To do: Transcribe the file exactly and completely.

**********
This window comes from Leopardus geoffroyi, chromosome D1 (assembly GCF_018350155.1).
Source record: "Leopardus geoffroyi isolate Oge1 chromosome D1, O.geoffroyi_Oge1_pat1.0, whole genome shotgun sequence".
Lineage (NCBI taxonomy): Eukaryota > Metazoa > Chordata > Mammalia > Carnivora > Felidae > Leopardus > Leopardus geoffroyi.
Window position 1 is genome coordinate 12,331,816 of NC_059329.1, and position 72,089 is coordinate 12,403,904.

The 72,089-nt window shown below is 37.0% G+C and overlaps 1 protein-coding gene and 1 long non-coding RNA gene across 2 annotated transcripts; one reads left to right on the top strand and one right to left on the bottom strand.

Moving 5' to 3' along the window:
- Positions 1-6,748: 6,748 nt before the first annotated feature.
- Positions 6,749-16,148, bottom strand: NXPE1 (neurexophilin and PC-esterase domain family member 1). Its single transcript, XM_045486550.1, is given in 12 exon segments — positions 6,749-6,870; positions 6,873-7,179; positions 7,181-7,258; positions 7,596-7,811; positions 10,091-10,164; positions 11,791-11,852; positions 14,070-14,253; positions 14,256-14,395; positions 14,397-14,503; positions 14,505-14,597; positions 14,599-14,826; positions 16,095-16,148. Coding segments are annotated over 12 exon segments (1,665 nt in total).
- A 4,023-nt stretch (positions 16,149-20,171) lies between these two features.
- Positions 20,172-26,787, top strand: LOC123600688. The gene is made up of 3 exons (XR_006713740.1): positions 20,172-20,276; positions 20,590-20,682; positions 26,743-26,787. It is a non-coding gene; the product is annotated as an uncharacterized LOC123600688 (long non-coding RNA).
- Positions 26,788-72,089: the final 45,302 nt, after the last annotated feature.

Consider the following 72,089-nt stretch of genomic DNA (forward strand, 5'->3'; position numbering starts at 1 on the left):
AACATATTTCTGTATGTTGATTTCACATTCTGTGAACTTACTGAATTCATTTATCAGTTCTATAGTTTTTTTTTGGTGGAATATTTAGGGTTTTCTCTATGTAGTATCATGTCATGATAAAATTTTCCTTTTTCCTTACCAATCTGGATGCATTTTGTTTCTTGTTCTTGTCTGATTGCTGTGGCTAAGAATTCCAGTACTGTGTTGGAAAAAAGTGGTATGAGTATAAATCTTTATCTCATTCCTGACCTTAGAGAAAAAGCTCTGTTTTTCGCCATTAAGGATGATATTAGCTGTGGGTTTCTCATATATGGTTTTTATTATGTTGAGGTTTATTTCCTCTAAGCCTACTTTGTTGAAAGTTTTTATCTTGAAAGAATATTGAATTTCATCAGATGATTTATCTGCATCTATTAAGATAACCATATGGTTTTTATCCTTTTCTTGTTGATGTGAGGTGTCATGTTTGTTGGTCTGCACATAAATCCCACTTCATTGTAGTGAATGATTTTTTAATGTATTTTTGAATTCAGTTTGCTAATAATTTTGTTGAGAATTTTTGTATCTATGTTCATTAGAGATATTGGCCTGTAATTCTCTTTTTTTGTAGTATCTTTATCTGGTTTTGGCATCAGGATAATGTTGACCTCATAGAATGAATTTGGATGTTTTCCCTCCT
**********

This window comes from Leopardus geoffroyi, chromosome D1 (assembly GCF_018350155.1).
Source record: "Leopardus geoffroyi isolate Oge1 chromosome D1, O.geoffroyi_Oge1_pat1.0, whole genome shotgun sequence".
Lineage (NCBI taxonomy): Eukaryota > Metazoa > Chordata > Mammalia > Carnivora > Felidae > Leopardus > Leopardus geoffroyi.
Window position 1 is genome coordinate 12,331,816 of NC_059329.1, and position 72,089 is coordinate 12,403,904.

The 72,089-nt window shown below is 37.0% G+C and overlaps 1 protein-coding gene and 1 long non-coding RNA gene across 2 annotated transcripts; one reads left to right on the top strand and one right to left on the bottom strand.

Moving 5' to 3' along the window:
- Positions 1-6,748: 6,748 nt before the first annotated feature.
- Positions 6,749-16,148, bottom strand: NXPE1 (neurexophilin and PC-esterase domain family member 1). Its single transcript, XM_045486550.1, is given in 12 exon segments — positions 6,749-6,870; positions 6,873-7,179; positions 7,181-7,258; positions 7,596-7,811; positions 10,091-10,164; positions 11,791-11,852; positions 14,070-14,253; positions 14,256-14,395; positions 14,397-14,503; positions 14,505-14,597; positions 14,599-14,826; positions 16,095-16,148. Coding segments are annotated over 12 exon segments (1,665 nt in total).
- A 4,023-nt stretch (positions 16,149-20,171) lies between these two features.
- Positions 20,172-26,787, top strand: LOC123600688. The gene is made up of 3 exons (XR_006713740.1): positions 20,172-20,276; positions 20,590-20,682; positions 26,743-26,787. It is a non-coding gene; the product is annotated as an uncharacterized LOC123600688 (long non-coding RNA).
- Positions 26,788-72,089: the final 45,302 nt, after the last annotated feature.

Consider the following 72,089-nt stretch of genomic DNA (forward strand, 5'->3'; position numbering starts at 1 on the left):
AACATATTTCTGTATGTTGATTTCACATTCTGTGAACTTACTGAATTCATTTATCAGTTCTATAGTTTTTTTTTGGTGGAATATTTAGGGTTTTCTCTATGTAGTATCATGTCATGATAAAATTTTCCTTTTTCCTTACCAATCTGGATGCATTTTGTTTCTTGTTCTTGTCTGATTGCTGTGGCTAAGAATTCCAGTACTGTGTTGGAAAAAAGTGGTATGAGTATAAATCTTTATCTCATTCCTGACCTTAGAGAAAAAGCTCTGTTTTTCGCCATTAAGGATGATATTAGCTGTGGGTTTCTCATATATGGTTTTTATTATGTTGAGGTTTATTTCCTCTAAGCCTACTTTGTTGAAAGTTTTTATCTTGAAAGAATATTGAATTTCATCAGATGATTTATCTGCATCTATTAAGATAACCATATGGTTTTTATCCTTTTCTTGTTGATGTGAGGTGTCATGTTTGTTGGTCTGCACATAAATCCCACTTCATTGTAGTGAATGATTTTTTAATGTATTTTTGAATTCAGTTTGCTAATAATTTTGTTGAGAATTTTTGTATCTATGTTCATTAGAGATATTGGCCTGTAATTCTCTTTTTTTGTAGTATCTTTATCTGGTTTTGGCATCAGGATAATGTTGACCTCATAGAATGAATTTGGATGTTTTCCCTCCT